Packaging Vs. Reality: Kraft Macaroni And Cheese Cups

Jay is smart, and knows that packaged food never quite turns out the way it looks on the box. It’s not physically possible. But he was surprised, when cooking a pre-packaged cup of Kraft macaroni and cheese from Costco, that the quantity of food-like substance in the cup didn’t really measure up to what was shown on the box. Is he overreacting, or is this really an unrealistic portrayal of the food product within?

We picked up this box of Kraft “cheesy and easy” Macaroni and Cheese cups at Costco. The box art shows a cup that is nearly filled to the brim with cheesy goodness. The art is believable, there is nothing on the box to suggest that this portion is unrealistic. There is no explicit fine print stating that the art is just art, there is no implicit cue that the cups are impossible to fill up to that level. The consumer should have no reason to expect the product would be otherwise.

I cooked it and realized the actual product is roughly 50% of what’s on the box. Attached are the pictures before and after cooking, using a BIC pencil end (where the entire black eraser end is only .50 inch) to show the height level of the uncooked pasta. Just for giggles after cooking I positioned the cup and angled it so it resembles what’s on the box, only it looks nothing like what’s on the box. Egads! Maybe that’s why they neglected to show consumers the truth? Who would buy this unless Kraft could sucker them with an absurdly inflated product?

macandcheese.jpg

There was some message on the cup wrapper to the effect that the macaroni pieces on the rim of the wrapper are blown up but that’s irrelevant unless they’re saying you have to buy it first, open it to read the message only visible clearly on the cups, then make the mental leap that inflated pieces of pasta on one piece of art implies that they inflated the pasta on another piece of art. Maybe they even want you to know how much a piece of uncooked macaroni weighs and do the math at Costco to know there can’t possibly be that much macaroni in the box. Yeah, sure or maybe they can just tell the truth which “might” be easier.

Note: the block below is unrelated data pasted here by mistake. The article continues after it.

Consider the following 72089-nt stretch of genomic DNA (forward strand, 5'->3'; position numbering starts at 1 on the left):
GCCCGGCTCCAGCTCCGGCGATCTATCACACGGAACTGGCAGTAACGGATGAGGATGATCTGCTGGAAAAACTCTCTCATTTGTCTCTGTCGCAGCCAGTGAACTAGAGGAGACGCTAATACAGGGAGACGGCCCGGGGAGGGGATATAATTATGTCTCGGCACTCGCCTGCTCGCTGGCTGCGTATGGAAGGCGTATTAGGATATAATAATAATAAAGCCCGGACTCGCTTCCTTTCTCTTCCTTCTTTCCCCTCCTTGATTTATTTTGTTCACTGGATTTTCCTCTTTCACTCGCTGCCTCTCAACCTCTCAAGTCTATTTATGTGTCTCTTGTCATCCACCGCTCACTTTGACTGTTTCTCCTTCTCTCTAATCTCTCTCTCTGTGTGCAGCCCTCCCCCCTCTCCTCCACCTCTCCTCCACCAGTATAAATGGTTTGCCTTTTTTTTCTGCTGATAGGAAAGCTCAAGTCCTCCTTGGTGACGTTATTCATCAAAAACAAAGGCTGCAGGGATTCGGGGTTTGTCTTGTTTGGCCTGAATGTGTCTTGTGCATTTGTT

To rule out cooking conditions I tested different cooking times believing there was a possible microwave power factor influencing this. The results were the same and with that amount of pasta, blaming it on cooking conditions is not plausible. Then I thought maybe they couldn’t put that much in there because it would be impossible to stir but the roughly half inch space they show on the box should be enough. That excuse doesn’t justify lying to consumers anyway, if they did this to make it easier to stir they should show the true size on the box. Nothing justifies adding this much plastic waste and lying about it. Adding that much plastic you don’t need per cup compared to the actual food in there and making these cups so small is just so wasteful.

Maybe Kraft made that much in one cup using a specially tuned microwave but I doubt it based on my tests. The average consumer probably isn’t going to achieve those conditions anyway, losing half of what’s shown on the box due to conditions would be absurd. This is fraud at worst, disingenuous at best. Being a monolithic company they probably have some sly legalese to hide behind. Look, I’m not the kind of person to argue if the food varies by some small percentage but this is roughly 50% and that’s a LOT to lose.

If my memory of Easy Mac physics is correct, it would be impossible for the cooked pasta to reach that level without boiling over while microwaving, so the cup can’t be that full. Which might still make it an unfair marketing image, but for a good reason.